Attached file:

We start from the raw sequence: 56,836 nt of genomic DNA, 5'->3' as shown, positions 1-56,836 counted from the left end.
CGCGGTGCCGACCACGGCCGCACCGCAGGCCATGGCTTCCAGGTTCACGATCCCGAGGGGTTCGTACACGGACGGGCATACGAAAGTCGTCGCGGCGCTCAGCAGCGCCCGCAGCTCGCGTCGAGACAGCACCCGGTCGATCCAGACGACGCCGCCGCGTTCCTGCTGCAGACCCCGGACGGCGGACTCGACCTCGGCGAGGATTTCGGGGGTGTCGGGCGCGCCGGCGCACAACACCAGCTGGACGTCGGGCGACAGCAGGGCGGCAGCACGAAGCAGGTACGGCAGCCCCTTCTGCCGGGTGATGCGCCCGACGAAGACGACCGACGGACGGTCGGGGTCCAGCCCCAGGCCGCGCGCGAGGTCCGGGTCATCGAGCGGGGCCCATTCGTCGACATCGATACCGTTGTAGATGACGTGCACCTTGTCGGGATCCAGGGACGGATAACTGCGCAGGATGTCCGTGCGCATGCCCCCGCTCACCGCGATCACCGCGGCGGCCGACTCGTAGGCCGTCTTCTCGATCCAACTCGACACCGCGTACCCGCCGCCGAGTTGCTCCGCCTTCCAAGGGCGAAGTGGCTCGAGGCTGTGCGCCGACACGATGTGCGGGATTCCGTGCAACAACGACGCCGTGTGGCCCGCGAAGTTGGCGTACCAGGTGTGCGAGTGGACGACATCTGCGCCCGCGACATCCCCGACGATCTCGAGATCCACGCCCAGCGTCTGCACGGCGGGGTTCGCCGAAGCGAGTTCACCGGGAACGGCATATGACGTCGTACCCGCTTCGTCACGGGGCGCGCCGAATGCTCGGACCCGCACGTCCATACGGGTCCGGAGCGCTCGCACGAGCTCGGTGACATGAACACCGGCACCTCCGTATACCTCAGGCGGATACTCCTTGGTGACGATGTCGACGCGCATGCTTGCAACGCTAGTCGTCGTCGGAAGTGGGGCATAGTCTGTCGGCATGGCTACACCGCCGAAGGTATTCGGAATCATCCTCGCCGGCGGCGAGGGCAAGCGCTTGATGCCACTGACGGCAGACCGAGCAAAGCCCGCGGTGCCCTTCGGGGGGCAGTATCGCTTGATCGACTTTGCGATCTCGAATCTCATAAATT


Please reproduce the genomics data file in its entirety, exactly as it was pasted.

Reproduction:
We start from the raw sequence: 56,836 nt of genomic DNA, 5'->3' as shown, positions 1-56,836 counted from the left end.
CGCGGTGCCGACCACGGCCGCACCGCAGGCCATGGCTTCCAGGTTCACGATCCCGAGGGGTTCGTACACGGACGGGCATACGAAAGTCGTCGCGGCGCTCAGCAGCGCCCGCAGCTCGCGTCGAGACAGCACCCGGTCGATCCAGACGACGCCGCCGCGTTCCTGCTGCAGACCCCGGACGGCGGACTCGACCTCGGCGAGGATTTCGGGGGTGTCGGGCGCGCCGGCGCACAACACCAGCTGGACGTCGGGCGACAGCAGGGCGGCAGCACGAAGCAGGTACGGCAGCCCCTTCTGCCGGGTGATGCGCCCGACGAAGACGACCGACGGACGGTCGGGGTCCAGCCCCAGGCCGCGCGCGAGGTCCGGGTCATCGAGCGGGGCCCATTCGTCGACATCGATACCGTTGTAGATGACGTGCACCTTGTCGGGATCCAGGGACGGATAACTGCGCAGGATGTCCGTGCGCATGCCCCCGCTCACCGCGATCACCGCGGCGGCCGACTCGTAGGCCGTCTTCTCGATCCAACTCGACACCGCGTACCCGCCGCCGAGTTGCTCCGCCTTCCAAGGGCGAAGTGGCTCGAGGCTGTGCGCCGACACGATGTGCGGGATTCCGTGCAACAACGACGCCGTGTGGCCCGCGAAGTTGGCGTACCAGGTGTGCGAGTGGACGACATCTGCGCCCGCGACATCCCCGACGATCTCGAGATCCACGCCCAGCGTCTGCACGGCGGGGTTCGCCGAAGCGAGTTCACCGGGAACGGCATATGACGTCGTACCCGCTTCGTCACGGGGCGCGCCGAATGCTCGGACCCGCACGTCCATACGGGTCCGGAGCGCTCGCACGAGCTCGGTGACATGAACACCGGCACCTCCGTATACCTCAGGCGGATACTCCTTGGTGACGATGTCGACGCGCATGCTTGCAACGCTAGTCGTCGTCGGAAGTGGGGCATAGTCTGTCGGCATGGCTACACCGCCGAAGGTATTCGGAATCATCCTCGCCGGCGGCGAGGGCAAGCGCTTGATGCCACTGACGGCAGACCGAGCAAAGCCCGCGGTGCCCTTCGGGGGGCAGTATCGCTTGATCGACTTTGCGATCTCGAATCTCATAAATT